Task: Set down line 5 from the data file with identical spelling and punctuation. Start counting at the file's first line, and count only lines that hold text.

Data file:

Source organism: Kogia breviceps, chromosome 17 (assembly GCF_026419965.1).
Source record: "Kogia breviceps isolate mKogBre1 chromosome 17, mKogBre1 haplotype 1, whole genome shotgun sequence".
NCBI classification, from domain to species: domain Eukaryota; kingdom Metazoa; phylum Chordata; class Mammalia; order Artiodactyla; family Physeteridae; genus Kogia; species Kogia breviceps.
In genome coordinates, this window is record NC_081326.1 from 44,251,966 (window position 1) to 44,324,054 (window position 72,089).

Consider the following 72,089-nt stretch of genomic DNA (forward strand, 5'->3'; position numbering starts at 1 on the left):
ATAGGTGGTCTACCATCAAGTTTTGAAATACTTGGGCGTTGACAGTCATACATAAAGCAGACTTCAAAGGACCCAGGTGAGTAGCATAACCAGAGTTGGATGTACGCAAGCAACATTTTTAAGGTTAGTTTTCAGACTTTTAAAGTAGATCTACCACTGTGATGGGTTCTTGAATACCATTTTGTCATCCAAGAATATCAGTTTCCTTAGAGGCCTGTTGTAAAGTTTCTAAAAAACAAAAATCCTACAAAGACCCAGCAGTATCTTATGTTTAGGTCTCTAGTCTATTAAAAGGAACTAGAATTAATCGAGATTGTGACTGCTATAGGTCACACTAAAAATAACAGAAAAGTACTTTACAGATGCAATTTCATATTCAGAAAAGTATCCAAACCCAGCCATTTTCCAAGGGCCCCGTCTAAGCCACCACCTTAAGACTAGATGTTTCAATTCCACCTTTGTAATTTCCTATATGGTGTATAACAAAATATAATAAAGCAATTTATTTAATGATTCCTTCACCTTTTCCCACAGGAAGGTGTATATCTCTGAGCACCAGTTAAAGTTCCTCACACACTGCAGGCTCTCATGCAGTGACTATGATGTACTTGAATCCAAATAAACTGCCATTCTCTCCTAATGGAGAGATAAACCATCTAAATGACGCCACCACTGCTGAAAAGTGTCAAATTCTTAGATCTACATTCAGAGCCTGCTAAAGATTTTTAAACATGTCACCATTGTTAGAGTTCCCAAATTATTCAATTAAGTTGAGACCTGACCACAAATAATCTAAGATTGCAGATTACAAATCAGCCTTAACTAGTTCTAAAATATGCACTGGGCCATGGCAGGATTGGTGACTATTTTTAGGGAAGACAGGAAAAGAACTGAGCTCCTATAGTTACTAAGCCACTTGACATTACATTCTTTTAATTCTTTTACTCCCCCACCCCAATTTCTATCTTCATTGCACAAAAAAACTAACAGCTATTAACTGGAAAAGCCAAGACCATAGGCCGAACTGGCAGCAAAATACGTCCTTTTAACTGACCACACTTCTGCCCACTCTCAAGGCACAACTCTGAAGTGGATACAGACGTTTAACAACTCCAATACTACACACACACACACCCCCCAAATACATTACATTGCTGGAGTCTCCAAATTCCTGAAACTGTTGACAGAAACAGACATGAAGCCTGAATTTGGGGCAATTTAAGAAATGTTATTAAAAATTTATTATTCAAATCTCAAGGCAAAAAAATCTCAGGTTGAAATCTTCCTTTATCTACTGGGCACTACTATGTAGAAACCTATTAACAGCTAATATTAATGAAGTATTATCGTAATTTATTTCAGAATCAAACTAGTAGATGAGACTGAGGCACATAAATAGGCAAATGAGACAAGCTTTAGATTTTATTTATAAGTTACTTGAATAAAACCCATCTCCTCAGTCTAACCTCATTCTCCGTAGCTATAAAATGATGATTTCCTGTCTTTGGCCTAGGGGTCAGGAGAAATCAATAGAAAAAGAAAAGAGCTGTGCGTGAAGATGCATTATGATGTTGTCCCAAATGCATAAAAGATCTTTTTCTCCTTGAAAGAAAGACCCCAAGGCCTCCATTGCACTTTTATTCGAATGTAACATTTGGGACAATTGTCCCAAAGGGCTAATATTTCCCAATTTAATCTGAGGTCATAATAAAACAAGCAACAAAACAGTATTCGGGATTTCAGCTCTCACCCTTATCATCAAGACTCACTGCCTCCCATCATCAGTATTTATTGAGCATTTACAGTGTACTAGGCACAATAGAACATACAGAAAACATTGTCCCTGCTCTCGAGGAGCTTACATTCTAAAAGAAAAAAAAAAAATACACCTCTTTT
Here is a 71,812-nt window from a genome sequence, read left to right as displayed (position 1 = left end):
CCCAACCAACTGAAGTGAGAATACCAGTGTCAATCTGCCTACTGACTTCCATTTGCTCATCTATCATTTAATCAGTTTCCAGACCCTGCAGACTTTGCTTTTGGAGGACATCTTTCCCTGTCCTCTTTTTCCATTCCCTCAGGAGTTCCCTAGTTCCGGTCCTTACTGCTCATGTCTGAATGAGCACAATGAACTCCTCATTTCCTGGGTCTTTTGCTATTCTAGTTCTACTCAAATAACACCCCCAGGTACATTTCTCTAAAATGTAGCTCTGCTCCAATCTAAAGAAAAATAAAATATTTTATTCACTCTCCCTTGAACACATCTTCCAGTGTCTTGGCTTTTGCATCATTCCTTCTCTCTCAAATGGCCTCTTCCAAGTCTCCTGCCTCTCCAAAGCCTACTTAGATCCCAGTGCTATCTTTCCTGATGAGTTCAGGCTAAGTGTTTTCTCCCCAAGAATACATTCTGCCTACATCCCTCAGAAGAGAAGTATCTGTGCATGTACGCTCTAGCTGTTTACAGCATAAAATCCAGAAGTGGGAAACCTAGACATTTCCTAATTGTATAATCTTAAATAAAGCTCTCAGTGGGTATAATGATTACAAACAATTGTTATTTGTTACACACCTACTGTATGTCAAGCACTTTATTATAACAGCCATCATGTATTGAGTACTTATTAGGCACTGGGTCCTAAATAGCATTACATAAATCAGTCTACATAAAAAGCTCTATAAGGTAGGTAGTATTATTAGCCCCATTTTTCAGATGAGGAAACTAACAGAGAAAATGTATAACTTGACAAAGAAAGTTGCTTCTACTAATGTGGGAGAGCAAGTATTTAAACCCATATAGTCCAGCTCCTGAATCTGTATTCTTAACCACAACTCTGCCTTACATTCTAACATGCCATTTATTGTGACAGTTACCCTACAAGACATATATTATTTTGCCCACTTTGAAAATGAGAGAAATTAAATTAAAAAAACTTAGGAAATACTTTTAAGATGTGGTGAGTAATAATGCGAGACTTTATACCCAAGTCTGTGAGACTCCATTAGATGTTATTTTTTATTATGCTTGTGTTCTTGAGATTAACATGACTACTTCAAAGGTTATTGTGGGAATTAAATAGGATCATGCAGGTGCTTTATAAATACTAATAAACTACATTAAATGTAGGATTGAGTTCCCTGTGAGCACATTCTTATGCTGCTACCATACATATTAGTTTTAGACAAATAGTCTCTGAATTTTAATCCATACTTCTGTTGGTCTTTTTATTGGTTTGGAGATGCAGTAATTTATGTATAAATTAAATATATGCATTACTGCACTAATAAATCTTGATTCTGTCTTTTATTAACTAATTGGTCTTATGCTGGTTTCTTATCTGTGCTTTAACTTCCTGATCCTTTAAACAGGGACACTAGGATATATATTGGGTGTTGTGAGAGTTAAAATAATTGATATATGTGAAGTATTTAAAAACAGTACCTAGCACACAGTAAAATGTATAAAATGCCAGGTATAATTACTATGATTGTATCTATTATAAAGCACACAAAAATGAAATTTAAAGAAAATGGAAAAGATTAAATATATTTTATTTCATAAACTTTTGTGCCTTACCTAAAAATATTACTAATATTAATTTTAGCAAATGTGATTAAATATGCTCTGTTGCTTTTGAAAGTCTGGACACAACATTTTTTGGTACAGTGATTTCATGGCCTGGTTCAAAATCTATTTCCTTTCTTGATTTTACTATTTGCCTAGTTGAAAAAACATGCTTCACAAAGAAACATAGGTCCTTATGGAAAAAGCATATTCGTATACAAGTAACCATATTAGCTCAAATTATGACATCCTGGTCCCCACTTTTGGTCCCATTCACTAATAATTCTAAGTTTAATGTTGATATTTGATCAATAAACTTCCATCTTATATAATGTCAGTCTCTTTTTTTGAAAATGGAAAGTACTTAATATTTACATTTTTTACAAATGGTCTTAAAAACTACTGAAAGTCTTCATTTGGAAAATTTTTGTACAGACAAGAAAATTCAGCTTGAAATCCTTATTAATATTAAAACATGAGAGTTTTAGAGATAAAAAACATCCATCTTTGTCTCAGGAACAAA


Consider the following 72,089-nt stretch of genomic DNA (forward strand, 5'->3'; position numbering starts at 1 on the left):